Documentation of archaeological and cultural heritage sites is at the heart of the archaeological process and an important component in cultural heritage research, presentation and restorations. In 2012 the Superintendence of Cultural Heritage of Aosta Valley - IT (Soprintendenza per i Beni e le Attività Culturali della Region e Autonoma Valle d'Aosta) carried out a complex archaeological excavation in a composite archaeological context, situated an urban background: the Aosta city centre. This archaeological excavation has been characterized by the classical urban archaeological issues: little space, short time, complex stratigraphy. Moreover the investigations have come out several structures and walls that required safety and conservation measures. Ad hoc 3D solutions carried out a complete 3D survey of the area in 10 different time/situations of the Archaeological digs, chosen in collaborations with the archaeological staff. In this way a multi temporal 3D description of the site has been provided for the archaeological analysis and for the project of the restorations activities. The 3D surveys has been carried out integrating GPS, laser scanner technology and photogrammetry. In order to meet the needs of the site, and its complex logistics and to obtain products that guarantee the high quality and detail required for archaeological analysis, we have developed different procedures and methodologies: hdr imaging for 3D model with correct, consistent and uniform colours, noise filtering and people filtering, for the removal of interference between laser instrument and object of the survey, Advanced laser scanner triangulation, in order to consider both artificial and natural tie points, for a correct registration of a huge amount of scans. Single image orientation on 3D data, in order to integrate the laser data with data coming from digital photogrammetry (faster on the field than the laser scanner survey, than used in certain situations). The results of all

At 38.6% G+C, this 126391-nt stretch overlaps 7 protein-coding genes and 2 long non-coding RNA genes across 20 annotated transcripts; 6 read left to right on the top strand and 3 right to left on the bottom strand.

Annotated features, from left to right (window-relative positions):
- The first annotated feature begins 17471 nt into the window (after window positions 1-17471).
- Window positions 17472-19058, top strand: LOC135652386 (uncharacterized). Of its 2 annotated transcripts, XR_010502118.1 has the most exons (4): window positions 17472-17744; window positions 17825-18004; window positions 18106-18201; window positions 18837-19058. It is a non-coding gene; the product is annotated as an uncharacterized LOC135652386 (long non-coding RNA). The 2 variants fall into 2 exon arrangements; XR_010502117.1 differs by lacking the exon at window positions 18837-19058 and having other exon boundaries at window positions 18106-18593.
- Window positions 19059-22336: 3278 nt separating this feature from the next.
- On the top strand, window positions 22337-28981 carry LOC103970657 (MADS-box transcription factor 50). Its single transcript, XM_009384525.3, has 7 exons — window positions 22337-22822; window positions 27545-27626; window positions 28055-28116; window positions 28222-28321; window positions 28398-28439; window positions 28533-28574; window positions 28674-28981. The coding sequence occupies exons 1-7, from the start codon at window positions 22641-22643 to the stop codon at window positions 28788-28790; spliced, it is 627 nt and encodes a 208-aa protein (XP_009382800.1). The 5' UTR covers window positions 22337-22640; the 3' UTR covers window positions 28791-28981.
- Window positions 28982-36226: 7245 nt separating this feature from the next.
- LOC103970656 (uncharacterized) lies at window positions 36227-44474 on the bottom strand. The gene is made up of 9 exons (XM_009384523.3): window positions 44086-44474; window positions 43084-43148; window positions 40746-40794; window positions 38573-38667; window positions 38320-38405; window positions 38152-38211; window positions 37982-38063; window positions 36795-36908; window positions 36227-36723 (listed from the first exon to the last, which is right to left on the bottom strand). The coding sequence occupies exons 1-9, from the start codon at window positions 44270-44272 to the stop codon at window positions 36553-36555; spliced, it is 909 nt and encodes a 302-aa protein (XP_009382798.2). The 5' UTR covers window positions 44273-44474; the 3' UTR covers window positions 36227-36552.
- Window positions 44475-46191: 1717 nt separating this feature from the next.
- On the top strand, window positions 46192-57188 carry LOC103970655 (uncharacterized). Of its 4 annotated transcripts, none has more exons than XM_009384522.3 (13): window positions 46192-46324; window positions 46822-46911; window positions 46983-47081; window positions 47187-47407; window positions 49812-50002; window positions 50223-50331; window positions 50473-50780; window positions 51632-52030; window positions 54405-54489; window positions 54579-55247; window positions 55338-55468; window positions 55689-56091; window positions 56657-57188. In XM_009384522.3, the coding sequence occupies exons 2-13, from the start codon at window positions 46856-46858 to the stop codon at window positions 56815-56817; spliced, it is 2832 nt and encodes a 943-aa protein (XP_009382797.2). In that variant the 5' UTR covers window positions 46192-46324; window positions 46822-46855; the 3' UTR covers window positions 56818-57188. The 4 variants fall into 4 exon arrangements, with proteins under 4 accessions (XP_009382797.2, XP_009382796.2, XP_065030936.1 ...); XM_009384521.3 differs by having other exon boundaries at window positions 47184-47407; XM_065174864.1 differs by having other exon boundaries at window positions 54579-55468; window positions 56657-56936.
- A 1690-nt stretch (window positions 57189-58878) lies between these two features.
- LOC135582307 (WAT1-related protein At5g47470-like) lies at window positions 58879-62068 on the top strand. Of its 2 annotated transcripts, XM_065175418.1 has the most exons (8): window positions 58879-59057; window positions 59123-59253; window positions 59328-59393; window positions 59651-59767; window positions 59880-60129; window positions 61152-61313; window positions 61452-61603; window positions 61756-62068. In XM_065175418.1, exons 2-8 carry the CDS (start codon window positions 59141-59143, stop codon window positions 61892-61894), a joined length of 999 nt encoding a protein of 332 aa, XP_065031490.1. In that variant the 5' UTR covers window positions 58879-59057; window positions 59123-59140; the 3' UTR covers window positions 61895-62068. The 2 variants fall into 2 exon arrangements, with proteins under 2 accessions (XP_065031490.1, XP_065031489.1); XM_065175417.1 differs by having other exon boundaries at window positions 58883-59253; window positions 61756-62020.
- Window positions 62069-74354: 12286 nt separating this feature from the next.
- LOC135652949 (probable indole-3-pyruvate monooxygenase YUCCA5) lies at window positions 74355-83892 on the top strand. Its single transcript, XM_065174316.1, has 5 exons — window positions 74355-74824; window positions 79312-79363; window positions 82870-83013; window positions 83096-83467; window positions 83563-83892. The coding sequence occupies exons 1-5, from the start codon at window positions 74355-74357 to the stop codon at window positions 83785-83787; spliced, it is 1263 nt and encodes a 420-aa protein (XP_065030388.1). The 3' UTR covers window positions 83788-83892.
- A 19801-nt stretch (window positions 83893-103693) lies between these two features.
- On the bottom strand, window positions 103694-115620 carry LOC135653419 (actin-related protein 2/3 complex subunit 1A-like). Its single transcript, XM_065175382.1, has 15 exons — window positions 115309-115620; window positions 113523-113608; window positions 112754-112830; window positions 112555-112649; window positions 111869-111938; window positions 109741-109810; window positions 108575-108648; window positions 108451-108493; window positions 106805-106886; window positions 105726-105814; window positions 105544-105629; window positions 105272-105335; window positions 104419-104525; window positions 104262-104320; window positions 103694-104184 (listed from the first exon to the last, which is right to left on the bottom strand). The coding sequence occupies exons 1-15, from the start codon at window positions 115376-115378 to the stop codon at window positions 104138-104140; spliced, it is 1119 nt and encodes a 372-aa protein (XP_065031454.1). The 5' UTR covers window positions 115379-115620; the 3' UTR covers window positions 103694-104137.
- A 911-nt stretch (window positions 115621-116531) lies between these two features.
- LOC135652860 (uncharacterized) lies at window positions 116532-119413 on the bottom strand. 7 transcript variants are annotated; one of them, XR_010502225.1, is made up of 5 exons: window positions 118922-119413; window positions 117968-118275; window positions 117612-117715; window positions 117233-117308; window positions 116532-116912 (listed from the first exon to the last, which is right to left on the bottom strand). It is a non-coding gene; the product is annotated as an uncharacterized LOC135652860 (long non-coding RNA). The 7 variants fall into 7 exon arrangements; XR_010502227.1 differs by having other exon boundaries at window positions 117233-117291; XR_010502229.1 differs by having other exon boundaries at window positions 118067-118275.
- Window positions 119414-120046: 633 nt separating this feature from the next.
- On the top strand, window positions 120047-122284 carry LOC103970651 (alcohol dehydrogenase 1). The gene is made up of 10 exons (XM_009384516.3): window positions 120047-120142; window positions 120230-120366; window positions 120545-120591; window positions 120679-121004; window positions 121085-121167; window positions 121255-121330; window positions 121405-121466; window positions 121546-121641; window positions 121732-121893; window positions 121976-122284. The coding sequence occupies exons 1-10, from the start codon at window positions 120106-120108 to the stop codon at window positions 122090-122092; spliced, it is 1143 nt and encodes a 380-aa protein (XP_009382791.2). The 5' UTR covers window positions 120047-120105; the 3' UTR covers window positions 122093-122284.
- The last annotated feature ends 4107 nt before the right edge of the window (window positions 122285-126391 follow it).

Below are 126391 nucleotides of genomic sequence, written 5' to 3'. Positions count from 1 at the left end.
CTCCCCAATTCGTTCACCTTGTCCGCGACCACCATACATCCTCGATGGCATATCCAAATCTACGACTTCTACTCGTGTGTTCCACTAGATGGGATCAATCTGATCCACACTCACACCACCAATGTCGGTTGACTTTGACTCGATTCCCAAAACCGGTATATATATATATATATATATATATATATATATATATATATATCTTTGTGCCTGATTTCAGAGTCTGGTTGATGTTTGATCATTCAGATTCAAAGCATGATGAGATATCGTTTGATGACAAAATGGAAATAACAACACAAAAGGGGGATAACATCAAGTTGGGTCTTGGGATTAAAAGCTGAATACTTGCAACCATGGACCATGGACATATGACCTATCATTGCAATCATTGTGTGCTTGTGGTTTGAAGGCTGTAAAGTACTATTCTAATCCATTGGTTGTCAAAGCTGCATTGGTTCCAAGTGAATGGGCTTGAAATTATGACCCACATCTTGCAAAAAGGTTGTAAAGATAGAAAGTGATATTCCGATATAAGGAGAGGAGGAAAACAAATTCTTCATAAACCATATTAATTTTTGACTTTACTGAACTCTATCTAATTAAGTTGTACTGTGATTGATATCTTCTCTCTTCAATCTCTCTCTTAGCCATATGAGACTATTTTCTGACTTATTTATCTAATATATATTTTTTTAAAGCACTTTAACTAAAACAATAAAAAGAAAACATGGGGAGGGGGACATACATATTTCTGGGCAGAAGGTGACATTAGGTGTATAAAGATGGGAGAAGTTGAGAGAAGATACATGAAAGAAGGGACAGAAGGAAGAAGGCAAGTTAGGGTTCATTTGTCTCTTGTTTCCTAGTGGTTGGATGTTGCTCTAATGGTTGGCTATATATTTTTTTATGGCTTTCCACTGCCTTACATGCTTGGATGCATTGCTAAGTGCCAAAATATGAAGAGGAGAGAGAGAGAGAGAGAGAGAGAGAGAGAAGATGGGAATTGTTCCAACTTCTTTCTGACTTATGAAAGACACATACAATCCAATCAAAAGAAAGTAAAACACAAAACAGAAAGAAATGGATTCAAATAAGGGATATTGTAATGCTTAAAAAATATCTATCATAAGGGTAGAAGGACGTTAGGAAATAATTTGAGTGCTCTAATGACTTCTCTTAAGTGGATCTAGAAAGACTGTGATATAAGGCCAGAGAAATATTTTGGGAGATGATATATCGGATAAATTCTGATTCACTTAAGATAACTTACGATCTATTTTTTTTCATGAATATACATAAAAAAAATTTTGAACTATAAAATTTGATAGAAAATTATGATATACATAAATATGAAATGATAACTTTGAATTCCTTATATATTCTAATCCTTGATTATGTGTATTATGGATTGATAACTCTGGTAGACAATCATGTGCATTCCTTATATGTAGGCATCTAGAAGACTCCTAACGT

14. Tactile 3D microprobe system with exchangeable styli

    NASA Astrophysics Data System (ADS)

    Balzer, Felix G.; Hausotte, Tino; Dorozhovets, Nataliya; Manske, Eberhard; Jäger, Gerd

    2011-09-01

    Over the past decade a trend of component miniaturization can be observed both in industry and in the laboratory, which involves an increasing demand for nanopositioning and nanomeasuring machines as well as for miniature tactile probes for measuring complex three-dimensional objects. The challenge is that these components—for example, diesel injectors, microgears and small optics—feature dimensions in the micrometre range with associated dimensional tolerances below 100 nm. For this reason, a significant number of research projects have dealt with microprobes for performing the dimensional measurements of microstructures with the goal of achieving measurement uncertainties in the nanometre range. This paper introduces an updated version of a 3D microprobe with an optical detection system developed at the Institute of Process Measurement and Sensor Technology. It consists of a measuring head and a separate probe system. The mechanical design of the probe system has been completely overhauled to enable the exchange of the stylus separately from the flexure elements. This is very important for the determination of the probing sphere's roundness deviations. The silicon membranes used in the first system design are therefore replaced by metal membranes. A new design of these membranes, optimized for isotropic probing forces and locking parasitic movements, is presented. Regarding the measuring head, the optical design has been redesigned to eliminate disruptive interference on the quadrant photodiode used for deflection measurement and to improve adjustment. Its dimensioning is discussed, especially the influence of the laser beam diameter on the interference contrast due to the parallel misalignment of the collimated laser beam. Initial measurement results are presented to prove functionality.

  15. Sensorized Garment Augmented 3D Pervasive Virtual Reality System

    NASA Astrophysics Data System (ADS)

    Gulrez, Tauseef; Tognetti, Alessandro; de Rossi, Danilo